Will I still compensated for my injuries if I can still play sports and work full time? It hurts, but I’m not a quitter and I still like to have fun. Will the court still know I’m hurt?
In the case Kodelja v Johal (2017 BCSC 164), the court considered the quantum of general damages for a 40 year old teacher injured in a car crash. At the time of trial, she continued to suffer from mild to moderate pain in her neck, shoulder, and back, along with dull headaches on a daily basis. She continued to use some passive therapies (chiropractic care and massage therapy) to manage her symptoms, and took the odd advil.
While the pain had certainly had a detrimental impact on her life, she had largely been able to get herself back on track. She had continued to work on a full-time basis, although her job as an elementary school teacher allowed her to switch positions as required and she had built-in breaks throughout the day. She had also been able to continue on with most of her recreational activities, including camping, international holidays, and sailing (including one 30-hour race). She did have some pain during those pastimes, but on a larger scale her enjoyment was not impacted. She had quit both running and swimming, as the particular nature of those two activities aggravated her pain enough to outweigh any pleasure derived. She had also been able to maintain an active social life and was able to carry on the normal activities of daily life, including chores around the house and grocery shopping.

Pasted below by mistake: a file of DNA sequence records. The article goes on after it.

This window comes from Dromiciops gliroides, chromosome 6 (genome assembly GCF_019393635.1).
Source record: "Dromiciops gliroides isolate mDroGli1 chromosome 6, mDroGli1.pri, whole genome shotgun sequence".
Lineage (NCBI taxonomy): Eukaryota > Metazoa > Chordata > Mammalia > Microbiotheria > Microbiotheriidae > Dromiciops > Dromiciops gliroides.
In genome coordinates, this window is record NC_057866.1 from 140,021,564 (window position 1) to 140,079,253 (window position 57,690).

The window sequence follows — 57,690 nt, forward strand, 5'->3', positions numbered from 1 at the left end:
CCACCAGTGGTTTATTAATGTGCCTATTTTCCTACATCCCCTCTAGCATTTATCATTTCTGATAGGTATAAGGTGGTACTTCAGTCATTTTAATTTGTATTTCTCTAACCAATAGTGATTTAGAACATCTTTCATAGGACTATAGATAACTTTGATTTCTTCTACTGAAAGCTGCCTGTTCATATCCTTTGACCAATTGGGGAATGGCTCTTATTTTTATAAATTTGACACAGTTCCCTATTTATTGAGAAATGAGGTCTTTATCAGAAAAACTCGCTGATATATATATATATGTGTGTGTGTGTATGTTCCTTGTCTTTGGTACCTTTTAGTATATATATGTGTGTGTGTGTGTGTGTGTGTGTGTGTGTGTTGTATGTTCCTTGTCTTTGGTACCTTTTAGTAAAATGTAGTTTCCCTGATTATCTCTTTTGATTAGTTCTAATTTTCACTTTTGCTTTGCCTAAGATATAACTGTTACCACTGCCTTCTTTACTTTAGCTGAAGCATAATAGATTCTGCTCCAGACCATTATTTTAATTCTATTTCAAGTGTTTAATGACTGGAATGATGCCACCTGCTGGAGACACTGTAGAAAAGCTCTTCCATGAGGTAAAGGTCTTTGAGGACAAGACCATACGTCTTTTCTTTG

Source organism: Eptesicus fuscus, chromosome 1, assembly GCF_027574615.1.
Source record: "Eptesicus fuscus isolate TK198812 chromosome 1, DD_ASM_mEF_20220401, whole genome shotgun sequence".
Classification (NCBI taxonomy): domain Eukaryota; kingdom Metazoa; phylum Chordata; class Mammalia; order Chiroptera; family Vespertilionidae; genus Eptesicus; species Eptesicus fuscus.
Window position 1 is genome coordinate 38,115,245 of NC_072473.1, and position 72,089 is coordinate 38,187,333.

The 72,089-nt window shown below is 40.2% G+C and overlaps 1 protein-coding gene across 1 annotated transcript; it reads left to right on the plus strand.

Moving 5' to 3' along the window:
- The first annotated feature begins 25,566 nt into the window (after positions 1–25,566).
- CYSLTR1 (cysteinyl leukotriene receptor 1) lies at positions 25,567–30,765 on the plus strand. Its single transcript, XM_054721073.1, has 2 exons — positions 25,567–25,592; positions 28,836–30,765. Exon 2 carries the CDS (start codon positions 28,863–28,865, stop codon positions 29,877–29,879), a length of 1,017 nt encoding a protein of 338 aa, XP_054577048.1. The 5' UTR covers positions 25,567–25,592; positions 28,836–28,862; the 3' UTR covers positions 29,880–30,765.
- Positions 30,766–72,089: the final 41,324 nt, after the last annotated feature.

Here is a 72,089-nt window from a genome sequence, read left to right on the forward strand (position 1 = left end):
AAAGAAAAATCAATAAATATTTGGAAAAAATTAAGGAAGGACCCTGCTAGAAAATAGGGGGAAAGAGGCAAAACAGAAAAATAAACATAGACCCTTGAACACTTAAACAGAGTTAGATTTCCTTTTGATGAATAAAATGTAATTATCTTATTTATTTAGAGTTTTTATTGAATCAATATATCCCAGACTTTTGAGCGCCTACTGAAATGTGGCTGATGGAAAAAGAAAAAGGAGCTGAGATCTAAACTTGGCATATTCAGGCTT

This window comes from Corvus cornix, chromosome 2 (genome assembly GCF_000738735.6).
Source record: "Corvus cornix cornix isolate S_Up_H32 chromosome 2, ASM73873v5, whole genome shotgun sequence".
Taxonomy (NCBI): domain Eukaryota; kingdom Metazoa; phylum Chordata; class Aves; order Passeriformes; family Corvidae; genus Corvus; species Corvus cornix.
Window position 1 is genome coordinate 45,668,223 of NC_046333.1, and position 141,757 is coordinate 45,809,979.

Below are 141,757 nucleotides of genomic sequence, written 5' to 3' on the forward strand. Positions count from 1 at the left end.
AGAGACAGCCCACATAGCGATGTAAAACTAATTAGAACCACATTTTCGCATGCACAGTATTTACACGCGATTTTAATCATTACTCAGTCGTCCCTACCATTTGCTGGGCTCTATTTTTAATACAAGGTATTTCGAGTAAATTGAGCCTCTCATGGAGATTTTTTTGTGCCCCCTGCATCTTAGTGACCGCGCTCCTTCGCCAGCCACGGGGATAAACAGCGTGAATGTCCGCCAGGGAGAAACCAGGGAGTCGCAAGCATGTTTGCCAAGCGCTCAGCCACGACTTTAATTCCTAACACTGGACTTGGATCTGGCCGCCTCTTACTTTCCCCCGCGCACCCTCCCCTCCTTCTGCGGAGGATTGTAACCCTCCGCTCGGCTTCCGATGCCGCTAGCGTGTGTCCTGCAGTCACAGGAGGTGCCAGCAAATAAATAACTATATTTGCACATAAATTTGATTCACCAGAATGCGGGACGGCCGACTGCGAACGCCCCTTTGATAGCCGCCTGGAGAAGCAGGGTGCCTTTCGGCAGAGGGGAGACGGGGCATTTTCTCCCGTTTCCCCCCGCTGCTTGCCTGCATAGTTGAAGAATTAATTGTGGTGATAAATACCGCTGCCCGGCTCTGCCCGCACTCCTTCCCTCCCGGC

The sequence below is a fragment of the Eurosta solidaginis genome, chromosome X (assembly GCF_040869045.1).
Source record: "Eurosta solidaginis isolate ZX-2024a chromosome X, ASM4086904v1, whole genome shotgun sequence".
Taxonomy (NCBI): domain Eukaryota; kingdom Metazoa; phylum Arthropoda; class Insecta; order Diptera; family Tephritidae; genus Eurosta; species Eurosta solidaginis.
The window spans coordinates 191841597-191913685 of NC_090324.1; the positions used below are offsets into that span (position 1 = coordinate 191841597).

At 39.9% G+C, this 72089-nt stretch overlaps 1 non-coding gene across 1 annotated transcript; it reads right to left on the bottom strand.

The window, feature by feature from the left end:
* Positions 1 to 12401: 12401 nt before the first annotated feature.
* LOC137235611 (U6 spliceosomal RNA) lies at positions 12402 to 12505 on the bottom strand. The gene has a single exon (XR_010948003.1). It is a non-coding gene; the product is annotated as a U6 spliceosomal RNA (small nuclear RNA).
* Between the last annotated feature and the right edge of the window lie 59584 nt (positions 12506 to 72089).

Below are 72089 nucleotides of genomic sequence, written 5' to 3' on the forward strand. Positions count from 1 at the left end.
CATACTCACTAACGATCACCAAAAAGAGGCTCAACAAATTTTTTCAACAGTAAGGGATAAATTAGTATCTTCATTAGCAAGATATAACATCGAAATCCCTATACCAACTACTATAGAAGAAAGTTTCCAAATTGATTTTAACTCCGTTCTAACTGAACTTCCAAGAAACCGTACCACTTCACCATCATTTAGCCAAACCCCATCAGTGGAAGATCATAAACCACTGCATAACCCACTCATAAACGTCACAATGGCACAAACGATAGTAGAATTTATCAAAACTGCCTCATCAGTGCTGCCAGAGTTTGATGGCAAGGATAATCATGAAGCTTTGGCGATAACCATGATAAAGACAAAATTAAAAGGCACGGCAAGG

After considering the positions of the plaintiff and the defendant, Justice Masuhara awarded the plaintiff $80,000.00 in general damages:
 The plaintiff submits that fair and reasonable compensation for damages for pain and suffering is $85,000–$100,000 based on the cases handed up. These cases all include the presence of thoracic outlet syndrome: Gillam v. Wiebe, 2013 BCSC 565; Danielson v. Johnson, 2013 BCSC 1261; and Hsu v. Choquette, 2015 BCSC 1123. In Hsu the plaintiff had neck and shoulder injuries causing neck and shoulder pain and headaches. She also had thoracic outlet syndrome.
 The defendant submits that the plaintiff suffered a mild to moderate soft-tissue injury to her neck, upper back, and shoulders, together with headaches and a temporary exacerbation of her pre-existing right hip/pelvis injury. The defendant contends that if the plaintiff has thoracic outlet syndrome, that the symptoms occur infrequently and are non-disabling if and when they do occur.
 The defendant submits that the range of non-pecuniary damages is $50,000–$60,000 if the plaintiff either does not have thoracic outlet syndrome or alternately such thoracic outlet syndrome was not caused by the Accident. If the plaintiff, however, does have thoracic outlet syndrome caused by the Accident, the defendant contends the range of non-pecuniary damages is $60,000–$75,000 because the thoracic outlet syndrome is mild, occurs infrequently and is non-disabling. The defendant submits that those cases involving thoracic outlet syndrome with non-pecuniary damage awards exceeding $75,000 involve plaintiffs with more serious symptoms of thoracic outlet syndrome and/or the addition of psychiatric or other injuries that are not present in the instant matter.
 The cases handed up by the defendant in support of his position are: Rutledge v. Jimmie, 2014 BCSC 41; Espinoza v. Espinoza, 2015 BCSC 762; Mowat v. Orza, 2003 BCSC 373; and Kovac v. Moscone, 2012 BCSC 845.
 The ranges the parties rely on are not too far apart. The assessment in this case, while guided by other cases, is tailored to the specifics of the present case. My review of the cases handed up and my findings lead me to assess damages under this head at $80,000.